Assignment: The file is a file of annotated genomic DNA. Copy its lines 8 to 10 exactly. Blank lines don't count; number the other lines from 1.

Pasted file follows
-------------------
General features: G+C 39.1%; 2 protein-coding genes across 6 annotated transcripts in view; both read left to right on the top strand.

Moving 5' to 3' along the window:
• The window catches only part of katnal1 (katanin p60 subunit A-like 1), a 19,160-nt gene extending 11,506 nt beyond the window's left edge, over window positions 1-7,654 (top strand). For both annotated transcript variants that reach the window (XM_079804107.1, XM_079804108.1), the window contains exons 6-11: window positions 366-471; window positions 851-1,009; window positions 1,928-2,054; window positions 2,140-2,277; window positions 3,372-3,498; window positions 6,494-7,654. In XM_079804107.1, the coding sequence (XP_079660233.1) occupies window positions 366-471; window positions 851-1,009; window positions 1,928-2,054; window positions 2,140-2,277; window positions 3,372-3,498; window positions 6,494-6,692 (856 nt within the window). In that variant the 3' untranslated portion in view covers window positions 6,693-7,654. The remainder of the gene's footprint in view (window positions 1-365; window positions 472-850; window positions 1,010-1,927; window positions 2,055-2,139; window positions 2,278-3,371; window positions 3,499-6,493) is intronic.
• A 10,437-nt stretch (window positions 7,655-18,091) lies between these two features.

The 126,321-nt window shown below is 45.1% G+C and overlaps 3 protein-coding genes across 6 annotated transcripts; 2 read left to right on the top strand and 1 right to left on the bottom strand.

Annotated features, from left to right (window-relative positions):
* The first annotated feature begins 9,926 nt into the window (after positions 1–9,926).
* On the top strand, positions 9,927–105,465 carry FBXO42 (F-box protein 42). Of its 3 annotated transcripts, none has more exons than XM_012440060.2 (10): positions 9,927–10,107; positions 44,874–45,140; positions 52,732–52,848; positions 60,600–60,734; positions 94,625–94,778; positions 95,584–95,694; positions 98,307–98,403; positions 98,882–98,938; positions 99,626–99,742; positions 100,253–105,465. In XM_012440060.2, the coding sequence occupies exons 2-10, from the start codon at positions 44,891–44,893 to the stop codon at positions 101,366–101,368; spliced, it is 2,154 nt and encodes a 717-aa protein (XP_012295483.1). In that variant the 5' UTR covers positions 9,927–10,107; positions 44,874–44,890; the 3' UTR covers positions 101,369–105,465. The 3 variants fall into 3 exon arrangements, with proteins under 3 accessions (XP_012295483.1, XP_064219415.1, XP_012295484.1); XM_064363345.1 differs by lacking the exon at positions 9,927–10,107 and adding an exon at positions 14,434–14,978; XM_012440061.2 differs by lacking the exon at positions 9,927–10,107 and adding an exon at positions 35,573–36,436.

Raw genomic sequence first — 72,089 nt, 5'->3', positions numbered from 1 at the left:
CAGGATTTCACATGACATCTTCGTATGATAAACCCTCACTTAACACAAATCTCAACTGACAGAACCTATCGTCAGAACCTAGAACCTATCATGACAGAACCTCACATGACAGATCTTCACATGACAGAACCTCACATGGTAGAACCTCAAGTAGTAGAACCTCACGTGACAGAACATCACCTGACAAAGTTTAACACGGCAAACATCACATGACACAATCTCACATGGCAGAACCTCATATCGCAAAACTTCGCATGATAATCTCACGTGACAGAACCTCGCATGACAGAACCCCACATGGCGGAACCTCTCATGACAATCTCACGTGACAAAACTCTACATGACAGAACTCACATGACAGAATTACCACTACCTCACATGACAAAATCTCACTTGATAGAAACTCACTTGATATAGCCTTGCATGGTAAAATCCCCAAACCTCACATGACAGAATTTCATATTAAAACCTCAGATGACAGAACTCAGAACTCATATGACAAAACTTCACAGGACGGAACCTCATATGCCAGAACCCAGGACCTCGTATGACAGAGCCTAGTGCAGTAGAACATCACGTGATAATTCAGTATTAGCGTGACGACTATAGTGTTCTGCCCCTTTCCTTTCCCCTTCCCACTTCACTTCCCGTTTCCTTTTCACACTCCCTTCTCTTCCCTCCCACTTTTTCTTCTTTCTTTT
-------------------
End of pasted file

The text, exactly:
* On the top strand, positions 9,927–105,465 carry FBXO42 (F-box protein 42). Of its 3 annotated transcripts, none has more exons than XM_012440060.2 (10): positions 9,927–10,107; positions 44,874–45,140; positions 52,732–52,848; positions 60,600–60,734; positions 94,625–94,778; positions 95,584–95,694; positions 98,307–98,403; positions 98,882–98,938; positions 99,626–99,742; positions 100,253–105,465. In XM_012440060.2, the coding sequence occupies exons 2-10, from the start codon at positions 44,891–44,893 to the stop codon at positions 101,366–101,368; spliced, it is 2,154 nt and encodes a 717-aa protein (XP_012295483.1). In that variant the 5' UTR covers positions 9,927–10,107; positions 44,874–44,890; the 3' UTR covers positions 101,369–105,465. The 3 variants fall into 3 exon arrangements, with proteins under 3 accessions (XP_012295483.1, XP_064219415.1, XP_012295484.1); XM_064363345.1 differs by lacking the exon at positions 9,927–10,107 and adding an exon at positions 14,434–14,978; XM_012440061.2 differs by lacking the exon at positions 9,927–10,107 and adding an exon at positions 35,573–36,436.

Raw genomic sequence first — 72,089 nt, 5'->3', positions numbered from 1 at the left:
CAGGATTTCACATGACATCTTCGTATGATAAACCCTCACTTAACACAAATCTCAACTGACAGAACCTATCGTCAGAACCTAGAACCTATCATGACAGAACCTCACATGACAGATCTTCACATGACAGAACCTCACATGGTAGAACCTCAAGTAGTAGAACCTCACGTGACAGAACATCACCTGACAAAGTTTAACACGGCAAACATCACATGACACAATCTCACATGGCAGAACCTCATATCGCAAAACTTCGCATGATAATCTCACGTGACAGAACCTCGCATGACAGAACCCCACATGGCGGAACCTCTCATGACAATCTCACGTGACAAAACTCTACATGACAGAACTCACATGACAGAATTACCACTACCTCACATGACAAAATCTCACTTGATAGAAACTCACTTGATATAGCCTTGCATGGTAAAATCCCCAAACCTCACATGACAGAATTTCATATTAAAACCTCAGATGACAGAACTCAGAACTCATATGACAAAACTTCACAGGACGGAACCTCATATGCCAGAACCCAGGACCTCGTATGACAGAGCCTAGTGCAGTAGAACATCACGTGATAATTCAGTATTAGCGTGACGACTATAGTGTTCTGCCCCTTTCCTTTCCCCTTCCCACTTCACTTCCCGTTTCCTTTTCACACTCCCTTCTCTTCCCTCCCACTTTTTCTTCTTTCTTTT